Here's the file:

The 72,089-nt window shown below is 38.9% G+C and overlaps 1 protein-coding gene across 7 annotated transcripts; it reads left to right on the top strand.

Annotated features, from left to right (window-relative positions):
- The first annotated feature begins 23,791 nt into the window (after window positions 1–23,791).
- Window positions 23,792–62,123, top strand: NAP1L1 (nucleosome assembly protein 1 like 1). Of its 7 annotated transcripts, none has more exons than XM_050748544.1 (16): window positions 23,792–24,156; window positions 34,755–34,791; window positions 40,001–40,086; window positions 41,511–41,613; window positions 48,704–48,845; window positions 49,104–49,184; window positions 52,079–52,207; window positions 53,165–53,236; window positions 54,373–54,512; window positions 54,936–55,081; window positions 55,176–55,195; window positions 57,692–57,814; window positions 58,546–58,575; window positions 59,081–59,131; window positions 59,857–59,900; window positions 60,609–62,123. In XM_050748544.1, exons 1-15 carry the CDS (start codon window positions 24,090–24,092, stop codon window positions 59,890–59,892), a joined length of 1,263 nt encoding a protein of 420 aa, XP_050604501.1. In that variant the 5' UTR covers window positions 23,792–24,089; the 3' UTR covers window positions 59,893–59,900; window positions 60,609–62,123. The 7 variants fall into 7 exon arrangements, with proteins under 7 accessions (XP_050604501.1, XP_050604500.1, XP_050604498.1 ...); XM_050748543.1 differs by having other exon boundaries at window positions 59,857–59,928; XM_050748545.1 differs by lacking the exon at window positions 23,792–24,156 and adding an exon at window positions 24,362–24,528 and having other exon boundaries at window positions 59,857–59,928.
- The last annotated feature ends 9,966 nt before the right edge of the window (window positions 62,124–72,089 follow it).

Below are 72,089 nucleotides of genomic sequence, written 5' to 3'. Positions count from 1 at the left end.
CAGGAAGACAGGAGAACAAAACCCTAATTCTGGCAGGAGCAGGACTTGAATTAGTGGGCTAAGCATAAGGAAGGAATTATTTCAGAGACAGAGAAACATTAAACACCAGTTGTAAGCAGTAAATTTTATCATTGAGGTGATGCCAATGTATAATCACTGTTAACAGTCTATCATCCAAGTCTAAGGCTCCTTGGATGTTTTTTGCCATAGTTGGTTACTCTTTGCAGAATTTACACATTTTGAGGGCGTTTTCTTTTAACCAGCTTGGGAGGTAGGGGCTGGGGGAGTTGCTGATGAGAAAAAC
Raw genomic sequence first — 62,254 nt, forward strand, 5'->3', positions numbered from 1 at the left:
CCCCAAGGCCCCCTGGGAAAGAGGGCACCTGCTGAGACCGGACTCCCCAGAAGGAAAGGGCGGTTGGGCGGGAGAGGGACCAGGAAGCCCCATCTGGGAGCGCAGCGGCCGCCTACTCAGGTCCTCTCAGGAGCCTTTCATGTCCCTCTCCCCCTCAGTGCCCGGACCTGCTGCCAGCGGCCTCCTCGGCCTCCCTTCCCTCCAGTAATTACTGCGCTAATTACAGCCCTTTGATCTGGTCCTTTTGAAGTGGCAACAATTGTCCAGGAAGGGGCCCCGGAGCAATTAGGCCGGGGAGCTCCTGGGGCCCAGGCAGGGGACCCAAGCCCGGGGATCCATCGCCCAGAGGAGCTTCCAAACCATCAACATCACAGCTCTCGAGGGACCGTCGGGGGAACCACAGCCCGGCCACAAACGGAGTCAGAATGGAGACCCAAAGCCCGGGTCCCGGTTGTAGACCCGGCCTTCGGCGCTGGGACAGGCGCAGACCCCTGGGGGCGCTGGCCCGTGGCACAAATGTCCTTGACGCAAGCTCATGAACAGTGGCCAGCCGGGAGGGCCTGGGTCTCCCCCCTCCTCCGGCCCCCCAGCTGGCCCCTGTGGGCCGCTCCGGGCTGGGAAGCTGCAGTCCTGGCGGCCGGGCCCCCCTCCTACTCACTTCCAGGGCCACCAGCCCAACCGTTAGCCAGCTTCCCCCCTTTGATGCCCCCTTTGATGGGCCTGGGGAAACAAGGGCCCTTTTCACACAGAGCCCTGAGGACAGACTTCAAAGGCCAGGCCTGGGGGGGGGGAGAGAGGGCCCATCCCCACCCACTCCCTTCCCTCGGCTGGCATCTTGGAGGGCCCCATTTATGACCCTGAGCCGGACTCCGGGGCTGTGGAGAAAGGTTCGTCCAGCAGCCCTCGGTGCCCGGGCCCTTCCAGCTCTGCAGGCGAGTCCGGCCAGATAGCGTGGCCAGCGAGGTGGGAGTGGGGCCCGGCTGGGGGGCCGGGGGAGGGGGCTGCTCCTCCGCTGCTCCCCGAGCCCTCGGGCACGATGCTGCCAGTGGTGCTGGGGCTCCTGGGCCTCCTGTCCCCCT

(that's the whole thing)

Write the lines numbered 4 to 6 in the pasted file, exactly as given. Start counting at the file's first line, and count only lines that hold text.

- Window positions 23,792–62,123, top strand: NAP1L1 (nucleosome assembly protein 1 like 1). Of its 7 annotated transcripts, none has more exons than XM_050748544.1 (16): window positions 23,792–24,156; window positions 34,755–34,791; window positions 40,001–40,086; window positions 41,511–41,613; window positions 48,704–48,845; window positions 49,104–49,184; window positions 52,079–52,207; window positions 53,165–53,236; window positions 54,373–54,512; window positions 54,936–55,081; window positions 55,176–55,195; window positions 57,692–57,814; window positions 58,546–58,575; window positions 59,081–59,131; window positions 59,857–59,900; window positions 60,609–62,123. In XM_050748544.1, exons 1-15 carry the CDS (start codon window positions 24,090–24,092, stop codon window positions 59,890–59,892), a joined length of 1,263 nt encoding a protein of 420 aa, XP_050604501.1. In that variant the 5' UTR covers window positions 23,792–24,089; the 3' UTR covers window positions 59,893–59,900; window positions 60,609–62,123. The 7 variants fall into 7 exon arrangements, with proteins under 7 accessions (XP_050604501.1, XP_050604500.1, XP_050604498.1 ...); XM_050748543.1 differs by having other exon boundaries at window positions 59,857–59,928; XM_050748545.1 differs by lacking the exon at window positions 23,792–24,156 and adding an exon at window positions 24,362–24,528 and having other exon boundaries at window positions 59,857–59,928.
- The last annotated feature ends 9,966 nt before the right edge of the window (window positions 62,124–72,089 follow it).

Below are 72,089 nucleotides of genomic sequence, written 5' to 3'. Positions count from 1 at the left end.